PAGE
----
Woman reportedly coughs up cancerous tumor
(CBS) A British woman reportedly made a shocking discovery following a nasty coughing fit. When she brought the odd-looking tissue that came out of her mouth to a doctor, the doctor told her she had hacked up a cancerous tumor.
Claire Osborn, 37, felt a tickle in her throat moments before the mass - which she described as looking "like a strip of liver" - came out, reports The Daily Mail. Once a doctor performed a biopsy on the mass, it was revealed the woman had a metastatic adenocarcinoma in the back of her throat.
Osborn was given only a 50 percent chance of survival after being diagnosed with the aggressive cancer that grew in the back of her throat, saying the cancer had likely spread to other parts of her body. Follow-up scans, however, failed to detect any tumors. Doctors removed some cancerous cells from Osborn's tongue and her doctor gave her a clean bill of health.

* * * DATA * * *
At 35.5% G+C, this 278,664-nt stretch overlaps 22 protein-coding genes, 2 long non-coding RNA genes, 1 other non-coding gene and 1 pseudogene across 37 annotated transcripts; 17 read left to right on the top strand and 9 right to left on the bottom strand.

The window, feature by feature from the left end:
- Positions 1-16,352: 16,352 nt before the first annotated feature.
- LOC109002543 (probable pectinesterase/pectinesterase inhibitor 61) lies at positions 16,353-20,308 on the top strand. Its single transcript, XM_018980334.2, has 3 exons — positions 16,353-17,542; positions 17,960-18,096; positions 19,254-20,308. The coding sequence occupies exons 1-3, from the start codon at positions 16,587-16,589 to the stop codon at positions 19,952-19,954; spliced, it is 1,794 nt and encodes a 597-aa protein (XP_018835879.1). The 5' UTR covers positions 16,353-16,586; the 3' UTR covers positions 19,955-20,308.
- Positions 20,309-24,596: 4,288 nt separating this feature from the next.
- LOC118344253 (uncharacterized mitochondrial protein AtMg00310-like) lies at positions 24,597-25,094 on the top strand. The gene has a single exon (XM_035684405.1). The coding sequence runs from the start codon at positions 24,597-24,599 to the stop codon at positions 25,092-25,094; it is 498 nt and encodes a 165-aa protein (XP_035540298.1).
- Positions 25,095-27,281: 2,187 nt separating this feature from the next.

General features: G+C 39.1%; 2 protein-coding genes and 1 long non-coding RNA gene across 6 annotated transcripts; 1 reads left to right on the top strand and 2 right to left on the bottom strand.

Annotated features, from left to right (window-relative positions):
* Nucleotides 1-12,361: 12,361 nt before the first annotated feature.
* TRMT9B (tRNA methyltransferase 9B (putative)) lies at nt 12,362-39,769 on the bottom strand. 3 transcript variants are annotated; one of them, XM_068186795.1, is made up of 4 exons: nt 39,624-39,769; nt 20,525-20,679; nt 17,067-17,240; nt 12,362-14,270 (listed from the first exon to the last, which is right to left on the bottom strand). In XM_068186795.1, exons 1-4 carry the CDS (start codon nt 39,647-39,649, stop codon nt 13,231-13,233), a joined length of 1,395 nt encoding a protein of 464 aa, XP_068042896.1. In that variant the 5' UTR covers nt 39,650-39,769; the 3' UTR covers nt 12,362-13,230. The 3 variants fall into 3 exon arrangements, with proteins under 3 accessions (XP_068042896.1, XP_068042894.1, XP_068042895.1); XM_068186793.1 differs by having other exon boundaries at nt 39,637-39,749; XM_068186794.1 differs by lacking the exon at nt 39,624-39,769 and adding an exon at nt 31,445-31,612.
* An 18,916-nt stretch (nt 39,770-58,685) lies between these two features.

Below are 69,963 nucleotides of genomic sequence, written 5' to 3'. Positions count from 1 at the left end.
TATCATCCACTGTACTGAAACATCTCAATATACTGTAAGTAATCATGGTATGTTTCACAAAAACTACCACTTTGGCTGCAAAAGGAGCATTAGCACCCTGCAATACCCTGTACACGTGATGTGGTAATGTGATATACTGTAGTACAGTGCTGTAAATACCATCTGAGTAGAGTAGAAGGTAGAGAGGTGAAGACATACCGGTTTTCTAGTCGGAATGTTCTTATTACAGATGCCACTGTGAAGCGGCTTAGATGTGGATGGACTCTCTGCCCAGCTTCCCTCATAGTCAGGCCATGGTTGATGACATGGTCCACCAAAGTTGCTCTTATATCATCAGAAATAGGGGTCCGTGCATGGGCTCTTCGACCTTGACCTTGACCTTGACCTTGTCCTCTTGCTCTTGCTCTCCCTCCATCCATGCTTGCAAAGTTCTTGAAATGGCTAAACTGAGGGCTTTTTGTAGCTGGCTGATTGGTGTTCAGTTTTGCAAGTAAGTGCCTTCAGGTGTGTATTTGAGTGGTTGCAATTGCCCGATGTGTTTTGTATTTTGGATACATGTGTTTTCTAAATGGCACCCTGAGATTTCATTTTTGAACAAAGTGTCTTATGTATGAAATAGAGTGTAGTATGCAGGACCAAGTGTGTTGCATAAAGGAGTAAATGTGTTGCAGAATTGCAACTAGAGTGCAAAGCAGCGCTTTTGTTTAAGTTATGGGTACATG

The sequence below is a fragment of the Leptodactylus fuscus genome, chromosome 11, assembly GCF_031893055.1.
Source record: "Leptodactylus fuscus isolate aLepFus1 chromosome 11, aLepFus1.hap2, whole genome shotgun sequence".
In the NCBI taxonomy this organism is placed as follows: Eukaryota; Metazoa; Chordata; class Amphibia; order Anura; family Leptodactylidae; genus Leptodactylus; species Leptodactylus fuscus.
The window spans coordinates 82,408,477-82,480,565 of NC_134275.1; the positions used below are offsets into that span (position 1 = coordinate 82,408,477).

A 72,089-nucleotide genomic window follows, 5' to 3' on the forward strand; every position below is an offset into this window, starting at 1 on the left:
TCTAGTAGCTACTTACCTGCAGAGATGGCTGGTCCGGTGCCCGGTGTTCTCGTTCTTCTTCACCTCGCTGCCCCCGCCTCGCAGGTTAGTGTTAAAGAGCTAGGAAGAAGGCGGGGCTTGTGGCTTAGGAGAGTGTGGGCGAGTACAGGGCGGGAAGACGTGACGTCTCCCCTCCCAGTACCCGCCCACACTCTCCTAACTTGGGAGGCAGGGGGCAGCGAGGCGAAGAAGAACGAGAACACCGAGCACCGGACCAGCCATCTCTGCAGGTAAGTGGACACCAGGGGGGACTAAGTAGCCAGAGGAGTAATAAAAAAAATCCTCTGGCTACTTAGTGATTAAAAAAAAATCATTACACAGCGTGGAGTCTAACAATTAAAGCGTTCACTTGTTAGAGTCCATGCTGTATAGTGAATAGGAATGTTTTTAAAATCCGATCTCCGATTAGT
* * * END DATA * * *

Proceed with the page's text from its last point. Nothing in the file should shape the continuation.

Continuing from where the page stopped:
"I was totally flabbergasted," Osborn told The Daily Mail. "If I hadn't coughed it up, the tumor would have grown and almost certainly spread to my other organs."
The woman's head and neck surgeon, Dr. Gary Walton, a doctor at the University Hospital Coventry in the U.K., told the Mail that he suspected the cancer had spread but the body scans showed she was clear of cancer.
"We suspect the tumor grew on a stalk at the back of her mouth which is very difficult to detect," Walton said. "Somehow she dislodged this and the stalk snapped and she coughed up the tumor."
"It is very uncommon to cough up cancer, but she did it," he said.
Dr. Edward Kim, chief of head and neck medical oncology at MD Anderson Cancer Center in Houston, told ABC News the woman's coughing fit might have acted like a surgeon's scalpel.
"It's very rare that these types of tumors don't require other treatments beyond surgery," Kim, who was not involved in the woman's care, told ABC News. He said metastatic adenocarcinomas often need to be treated with radiation and chemotherapy.
According to the National Cancer Institute, tobacco and alcohol use, and HPV are risk factors for head and neck cancers. Typical symptoms include a lump or sore in the mouth or throat that doesn't heal, difficulty swallowing, a sore throat that doesn't go away, or hoarseness in the voice.
More than 52,000 men and women in the U.S. are expected to be diagnosed with head and neck cancers this year.
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